Titleist TSR3 Driver Review

titleist tsr3 driver

50 Words or Less

The Titleist TSR3 driver is a dream for the high level player.  More aerodynamic with great speed on center.  Large range of adjustability with the SureFit Hosel and Adjustable CG.  Best for players who consistently hit the center of the face.

Introduction

If you’re looking to put together your PGA Tour dream bag, the Titleist TSR3 driver is the place to start.  This is the most-played driver from the most-played brand on Tour.  Since its launch, it’s already racked up a major win and numerous PGA Tour victories.  Why is it so popular among the game’s best?  I tested one to find out.

titleist tsr3 driver address

Looks

In the bag, the TSR3 driver doesn’t look radically different than the TSR2 driver [review HERE].  Both have an all-black sole with an arrow of silver down the center.  Additionally, both drivers push all their branding to the edge of the heel and toe for a very sleek appearance.  However, if you look closely at the rear of the TSR3, you’ll see the SureFit weighting system which I’ll discuss later.

At address, the TSR3 (above, left) is noticeably more compact and traditional than the TSR2.  The biggest difference is that the TSR2 is much longer from front-to-back than the TSR3.  This change gives the TSR3 a shape that sits right on the border of pear shaped and round/symmetrical.  Putting both drivers behind a teed golf ball, you can see that the TSR3’s face shorter heel-to-toe than TSR2.  This makes the 3’s face appear much taller though the real difference is a fraction of an inch.  Both drivers have gloss black crowns marked only by small “TSR” alignment aids.

titleist tsr3 driver face

Sound & Feel

Even indoors, the Titleist TSR3 driver is whisper quiet at impact.  While I can appreciate a stout, thumping sound off a driver, there’s something about the combination of huge ball speed and tiny sound that makes me smile.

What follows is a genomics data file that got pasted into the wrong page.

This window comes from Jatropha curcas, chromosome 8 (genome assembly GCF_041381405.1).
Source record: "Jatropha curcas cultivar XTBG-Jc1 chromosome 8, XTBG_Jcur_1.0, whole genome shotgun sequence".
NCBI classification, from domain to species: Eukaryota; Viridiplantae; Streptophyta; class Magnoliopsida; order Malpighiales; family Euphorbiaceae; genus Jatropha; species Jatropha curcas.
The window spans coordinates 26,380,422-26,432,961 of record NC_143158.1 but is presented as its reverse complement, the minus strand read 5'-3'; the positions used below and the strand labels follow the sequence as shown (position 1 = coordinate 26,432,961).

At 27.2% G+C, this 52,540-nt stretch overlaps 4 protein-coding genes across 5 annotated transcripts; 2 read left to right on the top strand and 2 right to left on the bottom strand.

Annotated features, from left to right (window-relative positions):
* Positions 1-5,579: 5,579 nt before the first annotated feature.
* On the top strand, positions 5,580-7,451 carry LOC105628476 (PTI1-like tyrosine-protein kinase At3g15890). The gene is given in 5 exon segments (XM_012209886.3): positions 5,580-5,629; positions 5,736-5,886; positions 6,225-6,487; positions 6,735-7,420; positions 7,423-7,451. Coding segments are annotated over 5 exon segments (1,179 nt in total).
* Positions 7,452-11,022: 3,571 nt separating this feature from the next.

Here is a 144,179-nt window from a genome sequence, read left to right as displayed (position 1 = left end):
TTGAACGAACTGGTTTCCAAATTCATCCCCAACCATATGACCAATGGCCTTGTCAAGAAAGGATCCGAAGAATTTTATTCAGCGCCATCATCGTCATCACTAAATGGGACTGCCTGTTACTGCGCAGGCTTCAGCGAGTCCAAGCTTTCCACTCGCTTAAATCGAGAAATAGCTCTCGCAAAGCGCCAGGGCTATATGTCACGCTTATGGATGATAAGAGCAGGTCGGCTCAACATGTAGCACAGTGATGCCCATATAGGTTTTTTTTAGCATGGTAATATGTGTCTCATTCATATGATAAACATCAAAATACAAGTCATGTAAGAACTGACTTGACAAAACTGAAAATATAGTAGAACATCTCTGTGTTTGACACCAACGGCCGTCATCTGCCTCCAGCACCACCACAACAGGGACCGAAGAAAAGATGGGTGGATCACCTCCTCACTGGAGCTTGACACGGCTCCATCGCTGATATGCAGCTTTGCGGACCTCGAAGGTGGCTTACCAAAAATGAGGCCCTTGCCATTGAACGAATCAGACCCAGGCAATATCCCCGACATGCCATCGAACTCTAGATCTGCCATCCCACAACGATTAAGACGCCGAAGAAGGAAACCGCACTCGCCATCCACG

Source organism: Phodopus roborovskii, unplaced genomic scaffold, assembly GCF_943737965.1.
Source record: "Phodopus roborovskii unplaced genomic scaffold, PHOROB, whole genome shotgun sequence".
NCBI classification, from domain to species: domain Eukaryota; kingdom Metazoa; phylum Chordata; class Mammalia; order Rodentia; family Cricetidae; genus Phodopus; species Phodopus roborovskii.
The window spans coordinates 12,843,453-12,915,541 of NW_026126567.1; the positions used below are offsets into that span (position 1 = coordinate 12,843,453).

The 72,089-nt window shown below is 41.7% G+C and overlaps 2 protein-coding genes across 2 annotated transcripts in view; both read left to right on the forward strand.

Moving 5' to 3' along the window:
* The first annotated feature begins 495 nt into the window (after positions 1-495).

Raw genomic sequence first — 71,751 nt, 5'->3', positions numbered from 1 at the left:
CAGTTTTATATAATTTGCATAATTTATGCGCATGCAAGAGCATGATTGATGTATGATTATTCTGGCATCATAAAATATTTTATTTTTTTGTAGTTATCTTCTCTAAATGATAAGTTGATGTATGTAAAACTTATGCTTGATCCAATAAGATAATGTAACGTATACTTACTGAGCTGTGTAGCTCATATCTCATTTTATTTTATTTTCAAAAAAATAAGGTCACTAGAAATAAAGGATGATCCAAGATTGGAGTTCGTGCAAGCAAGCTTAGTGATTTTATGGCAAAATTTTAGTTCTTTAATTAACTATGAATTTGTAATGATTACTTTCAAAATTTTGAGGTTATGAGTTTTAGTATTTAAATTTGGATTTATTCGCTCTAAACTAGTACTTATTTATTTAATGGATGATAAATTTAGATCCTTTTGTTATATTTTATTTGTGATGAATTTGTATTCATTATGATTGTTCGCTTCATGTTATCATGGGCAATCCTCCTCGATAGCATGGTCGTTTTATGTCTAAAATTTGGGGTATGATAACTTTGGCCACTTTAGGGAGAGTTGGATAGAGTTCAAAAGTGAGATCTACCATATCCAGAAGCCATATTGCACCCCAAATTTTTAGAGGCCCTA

Something that the TSR3 shares with the TSR2 is the feel of impact.  With both drivers, the ball feels very light on the club face.  Impact still feels solid, but it’s as if the ball is afraid of bothering the club.  It tiptoes on the face before streaking down the fairway.

This being a player’s driver, there is ample feedback through the hands.  You could be half asleep and still clearly locate where the ball met the face.  In contrast, because it’s so quiet, there’s not a ton of audio feedback.

Performance

During our podcast [listen HERE], Titleist’s Director of Metalwood Development, Stephanie Luttrell, shared that there was a long list of things the Tour staff did not want changed from TSi3 driver [review HERE].  On one hand, that’s very high praise, but it did make it hard to know what to change.  Titleist decided to focus on speed, making the head more aerodynamic with a new “boat tail” shape that removes an element of drag from the sole.

Titleist also implemented a face design that’s entirely different from the one used on the TSR2 driver.  Where the TSR2 is designed to deliver high ball speed across the enter face, the TSR3 driver uses Speed Ring VFT to maximize speed in the center of the face.  To be plain, this means that the TSR3 is extremely fast on center but will shed speed when you hit the heel or toe.  The head still feels fairly stable on mishits, but this club is optimized for the high end ball striker.

The other major difference between the TSR3 and TSR2 drivers is the level of adjustability.  Both feature the SureFit Hosel which, despite requiring a chart to interpret, I regard as the best in the industry for the number of options it provides.  The TSR3 goes a step beyond that with the SureFit Adjustable CG Track System.  This system gives players the ability to move the eight gram weight into one of five positions.  It is important to note that this system moves the CG over a fairly small range.  This means that it’s not going to be a slice-buster or a cure for hooks.  It’s meant to give players who consistently strike the center of the face a small tweak to their shot shape.

In terms of launch and spin, I found the TSR3 to be slightly lower than the TSR2 on both metrics.  The spin difference was not visible for me, as I’m already a fairly low spin player, but on my best strikes, I could see the TSR3 launching on a more piercing trajectory.  I tested both heads at the same loft – 9 degrees – with the same shaft – the Mitsubishi TENSEI 1K Black.  If you want even lower spin, consider the TSR4 driverHERE